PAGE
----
We’ve never believed in the idea of a good taste waiting period for pop culture’s consumption of tragedy, but had to wince at "Cloverfield"’s (undeniable, c’mon now) 9/11 references â€” that imagery might be fair game, but it hurts to see it so callously used for little purpose beyond the shock value of that shiver of recognition. Glenn Kenny at the LA Times is more eloquent on the subject, writing that "it’s worth asking whether this movie actually has any social consciousness to divest. Depending on how you want to look at it, the makers of the film are either really good at doing their homework, or they’re just crass fear-mongers and tragedy-exploiters."
"Anyone who is upset about ‘Cloverfield’ must have had the same
reaction to the recent ‘Spider-Man’ films or ‘I Am Legend’ or the ‘King
Kong’ remake," Abrams told Time magazine when asked whether the film’s
destruction of New York hit too close to home.
the one hand Abrams is absolutely correct — Manhattan’s come in for a
fair amount of cinematic damage since Sept. 11 (although in the case of
the "King Kong" remake, it’s Manhattan of the 1930s). On the other
hand, he’s being a bit disingenuous, since "Cloverfield" also happens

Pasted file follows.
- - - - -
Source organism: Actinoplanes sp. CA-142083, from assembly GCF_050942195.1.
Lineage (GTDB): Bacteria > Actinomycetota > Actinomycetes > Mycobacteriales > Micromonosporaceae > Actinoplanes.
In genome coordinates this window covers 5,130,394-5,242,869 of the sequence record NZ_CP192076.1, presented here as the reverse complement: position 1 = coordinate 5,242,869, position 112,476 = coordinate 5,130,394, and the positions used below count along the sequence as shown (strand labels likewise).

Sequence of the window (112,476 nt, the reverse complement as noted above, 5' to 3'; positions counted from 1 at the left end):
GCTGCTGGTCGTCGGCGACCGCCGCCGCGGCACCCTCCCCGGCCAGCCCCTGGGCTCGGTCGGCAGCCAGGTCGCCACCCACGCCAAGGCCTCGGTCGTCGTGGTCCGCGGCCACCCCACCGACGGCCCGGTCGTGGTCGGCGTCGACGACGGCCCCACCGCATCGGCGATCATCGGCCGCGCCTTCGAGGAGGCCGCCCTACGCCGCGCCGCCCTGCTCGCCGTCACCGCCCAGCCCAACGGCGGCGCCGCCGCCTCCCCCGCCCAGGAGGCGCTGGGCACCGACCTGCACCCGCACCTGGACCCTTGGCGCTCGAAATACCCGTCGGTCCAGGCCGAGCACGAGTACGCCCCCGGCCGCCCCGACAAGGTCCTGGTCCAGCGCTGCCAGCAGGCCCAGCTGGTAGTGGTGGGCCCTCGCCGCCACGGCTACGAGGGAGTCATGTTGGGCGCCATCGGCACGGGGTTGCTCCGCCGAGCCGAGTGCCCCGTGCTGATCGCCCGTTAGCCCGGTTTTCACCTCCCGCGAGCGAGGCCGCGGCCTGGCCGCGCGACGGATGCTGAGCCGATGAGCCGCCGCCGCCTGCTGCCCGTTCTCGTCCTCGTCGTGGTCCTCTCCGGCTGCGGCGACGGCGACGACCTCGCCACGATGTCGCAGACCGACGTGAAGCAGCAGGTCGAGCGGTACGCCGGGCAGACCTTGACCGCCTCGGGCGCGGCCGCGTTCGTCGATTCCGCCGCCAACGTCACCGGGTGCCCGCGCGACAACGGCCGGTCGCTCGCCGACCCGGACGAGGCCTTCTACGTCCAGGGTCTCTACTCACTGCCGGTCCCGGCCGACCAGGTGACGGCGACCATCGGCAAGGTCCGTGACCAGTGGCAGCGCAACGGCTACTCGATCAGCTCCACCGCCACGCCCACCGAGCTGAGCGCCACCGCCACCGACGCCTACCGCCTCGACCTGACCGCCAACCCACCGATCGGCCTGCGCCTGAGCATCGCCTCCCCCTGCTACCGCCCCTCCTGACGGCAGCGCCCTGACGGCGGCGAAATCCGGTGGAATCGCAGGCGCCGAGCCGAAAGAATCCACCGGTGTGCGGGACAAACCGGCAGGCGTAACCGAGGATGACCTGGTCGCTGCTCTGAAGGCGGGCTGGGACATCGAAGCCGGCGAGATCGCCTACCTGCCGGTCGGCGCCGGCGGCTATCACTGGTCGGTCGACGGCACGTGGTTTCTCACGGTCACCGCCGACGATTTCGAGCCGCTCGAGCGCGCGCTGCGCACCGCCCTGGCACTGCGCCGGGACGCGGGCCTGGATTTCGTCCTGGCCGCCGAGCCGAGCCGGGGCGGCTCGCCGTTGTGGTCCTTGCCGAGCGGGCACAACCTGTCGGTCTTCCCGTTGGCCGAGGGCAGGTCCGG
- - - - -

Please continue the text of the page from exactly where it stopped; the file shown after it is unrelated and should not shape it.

to be the first sci-fi monster movie for which video footage of Sept.
11 could have served as a teaser trailer.
Ray Pride, on the same subject at Newcity Chicago, argues that you can ascribe unwitting social commentary to the film, namely "the unsettling underlying implication is that the makers, however unintentionally, favor the dark forces."
In the depiction of an apocalypse that draws much of its strength from extensive appropriation of familiar iconography of that crisp, clear morning, "Cloverfield" seems to suggest Americans are incompetent, superficial, vain, drunken, promiscuous, soulless, self-regarding fools who deserve painful death. Somehow, this perspective has been heard in other quarters since the turn of the century, and to see this angle here is all the worse if the filmmakers don’t realize the indigestible impact of their monster movie. This is shallow appropriation, not the making of metaphor.
We’re guessing that this is a point of discussion that will be revisited plenty of times in the months to come â€” take a gander at this leaked trailer for M. Night Shyamalan’s "The Happening" over at Twitch while it lasts.